Sunday, June 10, 2012

The Mythic, Magical and Endearing Art of Andy Kehoe

All Turns to Brilliance - Andy Kehoe
Artwork made before the world ends. Paintings also double as radiation protection for the nuclear winter and some can be eaten like beef jerky.
Onward Again My Friend by Andy Kehoe
Roamer of Reverie by Andy Kehoe
This is the introduction to Andy Kehoe's work for 2012 on his website.

For 2011 it was this:
Paintings best enjoyed with smile on face and bourbon in non-mouse hand. When possible, fill room with the smell of burnt gun powder and bacon. At least four gas lanterns recommended for lighting. Legs can either be crossed or uncrossed. Remove Shoes.Thank you.Management 
Affinity to Unfamiliar Worlds by Andy Kehoe

With such introductions to his art, along with a blog titled: Tall Tales of Depravity - The place to be for Kehoe matters and whisky fist fights, it's clear this Pittsburgh artist doesn't take himself too seriously (we approve!), despite that his work is beautiful, mythic, simply stunning and yes endearing (or should that be en-deer-ing?). I think the title of the work at the head of the post says it well: "All Turns To Brilliance".
Together at the Threshold by Andy Kehoe (created 2012 for his fiancé)

It does seem that there is something very special about Mr. Kehoe's work. Even in his earlier pieces you can see a particular style and sensibility that suggests we live with fantasy, if only we had the eyes to see it (as he apparently does).  In 2011 that sensibility blossomed even further with a richness in colors and what seemed to be additional dimensional depth in his paintings.
A Fading Farewell by Andy Kehoe

I've noticed certain trends on Pinterest among fans of fairy tales and one of those are men, women, children, creatures and other beings with antlers. Fairy tale images of woodland beings with horns and antlers of various sizes populate fairy tale themed boards consistently, as do forest with sentient looking deer. I don't think this is coincidence.

On the Banks of Broken Worlds by Andy Kehoe

There is something royal yet wild, gentle yet dangerous, commanding yet connected, natural yet "other" about deer. Fawns, doe, stags, hinds with antlers, golden-antlers, white harts, brother deer and horned gods as well as those of the Wild Hunt and all their half-breed fae brethren easily capture our attention in fairy tales and often appear in fairy tale illustrations, even when there is no specific reference to one in the corresponding text. A stag doesn't need to transform into a man to have a sense of magic, he carries it with him.

In Marie-Luise von Franz's book, The Interpretation of Fairy Tales she discusses the primal reaction we have to the image of deer in tales and the importance of the majestic stags being able to shed their antler crowns, so as to grow new horns. She says: "The shedding of the antlers is probably the natural basis for all the mythological transformation attributes of the deer. In medieval medicine, the bone in the heart of the deer was thought to be beneficial for heart trouble."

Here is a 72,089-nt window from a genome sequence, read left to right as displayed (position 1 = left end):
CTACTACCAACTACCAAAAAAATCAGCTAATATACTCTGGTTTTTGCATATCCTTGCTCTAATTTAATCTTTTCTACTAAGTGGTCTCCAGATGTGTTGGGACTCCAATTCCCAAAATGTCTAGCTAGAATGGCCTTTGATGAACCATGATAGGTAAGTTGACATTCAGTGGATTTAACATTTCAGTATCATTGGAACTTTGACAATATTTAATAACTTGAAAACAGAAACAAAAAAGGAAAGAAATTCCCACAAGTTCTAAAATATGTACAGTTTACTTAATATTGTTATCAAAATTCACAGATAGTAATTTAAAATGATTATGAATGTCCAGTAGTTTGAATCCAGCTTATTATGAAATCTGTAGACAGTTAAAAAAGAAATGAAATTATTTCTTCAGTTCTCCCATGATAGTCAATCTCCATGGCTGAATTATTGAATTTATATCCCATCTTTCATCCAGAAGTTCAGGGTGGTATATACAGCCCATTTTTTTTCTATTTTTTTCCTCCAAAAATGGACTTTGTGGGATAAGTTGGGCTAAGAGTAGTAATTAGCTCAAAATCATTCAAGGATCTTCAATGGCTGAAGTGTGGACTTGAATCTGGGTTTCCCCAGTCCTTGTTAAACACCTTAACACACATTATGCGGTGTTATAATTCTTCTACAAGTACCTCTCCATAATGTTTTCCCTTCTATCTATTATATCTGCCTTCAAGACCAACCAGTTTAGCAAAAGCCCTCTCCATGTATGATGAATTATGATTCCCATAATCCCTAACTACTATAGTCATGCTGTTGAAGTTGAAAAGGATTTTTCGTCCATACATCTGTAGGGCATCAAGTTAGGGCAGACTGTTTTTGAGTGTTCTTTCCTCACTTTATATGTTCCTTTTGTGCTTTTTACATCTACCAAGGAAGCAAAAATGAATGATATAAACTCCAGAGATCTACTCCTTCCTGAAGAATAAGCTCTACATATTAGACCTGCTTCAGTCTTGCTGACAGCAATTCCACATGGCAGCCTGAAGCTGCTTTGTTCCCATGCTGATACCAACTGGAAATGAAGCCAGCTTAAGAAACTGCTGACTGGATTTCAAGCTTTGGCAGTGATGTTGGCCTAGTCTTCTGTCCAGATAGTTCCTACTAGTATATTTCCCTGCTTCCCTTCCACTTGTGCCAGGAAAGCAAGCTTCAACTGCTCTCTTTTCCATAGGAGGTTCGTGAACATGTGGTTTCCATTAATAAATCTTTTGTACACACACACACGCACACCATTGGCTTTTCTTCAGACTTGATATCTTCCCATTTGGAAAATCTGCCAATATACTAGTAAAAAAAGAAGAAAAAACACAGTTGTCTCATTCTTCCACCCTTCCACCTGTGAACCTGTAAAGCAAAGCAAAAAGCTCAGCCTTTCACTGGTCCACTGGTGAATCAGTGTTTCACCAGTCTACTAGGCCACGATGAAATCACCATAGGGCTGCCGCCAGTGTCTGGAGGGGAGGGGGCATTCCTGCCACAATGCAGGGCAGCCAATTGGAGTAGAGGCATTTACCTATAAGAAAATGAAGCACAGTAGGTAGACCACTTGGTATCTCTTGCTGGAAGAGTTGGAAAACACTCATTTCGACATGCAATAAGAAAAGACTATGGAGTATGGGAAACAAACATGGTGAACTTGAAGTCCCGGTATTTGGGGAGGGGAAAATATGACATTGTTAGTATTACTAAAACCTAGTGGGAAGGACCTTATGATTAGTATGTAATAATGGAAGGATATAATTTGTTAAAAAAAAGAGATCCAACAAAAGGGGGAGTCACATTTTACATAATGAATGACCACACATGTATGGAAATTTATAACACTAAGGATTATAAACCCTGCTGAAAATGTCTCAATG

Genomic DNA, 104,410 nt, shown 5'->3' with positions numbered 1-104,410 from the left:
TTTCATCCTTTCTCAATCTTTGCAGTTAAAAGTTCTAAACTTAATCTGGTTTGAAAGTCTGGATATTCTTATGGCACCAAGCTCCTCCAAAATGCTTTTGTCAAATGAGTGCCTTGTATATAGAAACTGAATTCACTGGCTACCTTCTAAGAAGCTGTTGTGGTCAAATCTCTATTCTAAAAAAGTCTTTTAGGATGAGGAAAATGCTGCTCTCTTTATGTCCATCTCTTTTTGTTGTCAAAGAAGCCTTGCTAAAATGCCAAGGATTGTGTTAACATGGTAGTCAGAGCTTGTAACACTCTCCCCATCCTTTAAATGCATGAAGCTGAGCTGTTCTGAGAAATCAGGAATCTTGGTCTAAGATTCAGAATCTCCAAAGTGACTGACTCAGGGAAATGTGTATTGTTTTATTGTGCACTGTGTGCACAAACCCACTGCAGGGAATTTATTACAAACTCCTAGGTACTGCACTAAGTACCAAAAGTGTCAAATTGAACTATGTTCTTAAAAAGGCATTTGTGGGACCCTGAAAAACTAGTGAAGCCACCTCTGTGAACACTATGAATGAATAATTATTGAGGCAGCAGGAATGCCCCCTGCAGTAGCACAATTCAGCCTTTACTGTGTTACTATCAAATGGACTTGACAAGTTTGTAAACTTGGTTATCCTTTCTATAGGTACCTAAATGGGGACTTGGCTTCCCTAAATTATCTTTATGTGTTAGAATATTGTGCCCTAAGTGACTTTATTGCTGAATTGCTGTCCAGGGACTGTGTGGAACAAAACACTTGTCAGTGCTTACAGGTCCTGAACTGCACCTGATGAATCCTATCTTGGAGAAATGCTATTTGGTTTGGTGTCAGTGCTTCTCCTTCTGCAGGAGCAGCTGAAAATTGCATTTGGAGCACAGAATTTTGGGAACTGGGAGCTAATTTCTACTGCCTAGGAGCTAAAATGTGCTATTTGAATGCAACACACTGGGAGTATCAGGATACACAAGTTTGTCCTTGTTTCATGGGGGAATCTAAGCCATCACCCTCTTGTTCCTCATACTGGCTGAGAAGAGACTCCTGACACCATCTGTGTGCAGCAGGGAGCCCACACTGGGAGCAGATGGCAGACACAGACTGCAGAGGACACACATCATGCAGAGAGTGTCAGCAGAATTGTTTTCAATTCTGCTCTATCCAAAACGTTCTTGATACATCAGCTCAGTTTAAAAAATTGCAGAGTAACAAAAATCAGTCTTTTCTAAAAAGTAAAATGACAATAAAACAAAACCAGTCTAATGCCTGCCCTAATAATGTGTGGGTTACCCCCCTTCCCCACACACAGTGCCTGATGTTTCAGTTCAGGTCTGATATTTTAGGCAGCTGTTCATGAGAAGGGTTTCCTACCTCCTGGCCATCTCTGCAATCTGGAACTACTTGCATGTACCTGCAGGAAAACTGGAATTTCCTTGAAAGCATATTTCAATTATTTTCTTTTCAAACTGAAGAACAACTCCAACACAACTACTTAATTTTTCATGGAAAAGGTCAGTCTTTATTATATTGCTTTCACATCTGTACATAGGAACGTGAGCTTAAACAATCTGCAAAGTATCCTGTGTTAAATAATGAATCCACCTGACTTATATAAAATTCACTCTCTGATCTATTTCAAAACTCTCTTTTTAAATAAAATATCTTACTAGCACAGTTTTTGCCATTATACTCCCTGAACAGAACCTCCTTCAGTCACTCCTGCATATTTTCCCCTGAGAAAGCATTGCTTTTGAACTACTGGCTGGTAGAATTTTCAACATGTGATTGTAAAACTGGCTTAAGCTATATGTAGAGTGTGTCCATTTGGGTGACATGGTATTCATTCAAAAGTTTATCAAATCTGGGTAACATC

A Moment of Respite by Andy Kehoe

Here's a larger quote from the same chapter, Shadow, Anima and Animus:

Whether or not it was his intention, these aspects - both the fascination and the dread - are definitely communicated in Mr. Kehoe's work.

When I see so many people across the web and in Pinterest - especially those who have an interest in myth and fairy tale - gathering images of deer and antlered beings it's clear this sense of wonder with such is just as strong today as it ever was. In fact there are so many comments, from very different people and many different backgrounds, that say the same thing: "I wish I had a pair of antlers!"*
Grief and Glory by Andy Kehoe

The antlered and horned creatures in Mr. Kehoe's work bring a sense of connecting us personally to something of Wonder. I don't know how he captures it but the blend of wild and familiar, of both the playful and the melancholy, of a personal magic and at the same time a vast world of wonder; all these qualities pervade his paintings.
Under the Gaze of the Glorious by Andy Kehoe
I'm glad he's sharing the pictures in his mind. Some of them look familiar, but only because I'm sure I've seen some of these beings in my dreams.
Lord of Ghouls - Arise Feral Night, Roq La Rue by Andy Kehoe

Go, enjoy, support and tell him "More, more! The end of the world gets closer every day!" ;)

Andy Kehoe's website and portfolio are HERE, his blog is HERE, he's on Twitter HERE and he also has an Etsy store HERE, where you can purchase a little magic to keep for yourself (and perhaps help fund one of his numerous wedding ideas such as having "a small rowboat full of explosives and fireworks floating in the middle of the pond to be ignited with a fiery arrow the moment we both say, "I do." I have zero clues as to why that idea was shot down... ;)

*One very interesting image collection doing the rounds on Pinterest shows a wedding party taking fun photos as they're holding antlers to their heads. Despite the fun, there is something that elicits an "Ooh!" or "Awesome!" response from so many people, including, I must admit, myself. Perhaps it's just that, for all it's simplicity it's still rather Wonder-ful.


  1. Gorgeous--reminds me a lot of Kathleen Lolley's work.

  2. Hey Gypsy, I've just wandered onto your blog from pinterest... I love this article, especially what you've written about the magical qualities of deer. They are like living trees in a way. Andy Kehoe's been a favourite of mine for some time, but there are some works here I haven't seen before, thanks so much x

  3. @somethingtoreadforthetrain Me too - in fact the first time I saw his work I actually mistook it for hers (I recommend readers check her out).

    @Something Horse Hi! Thanks for hopping across to take a look. Hopefully posting will more regular again soon too so there'll be more to discover and enjoy. :)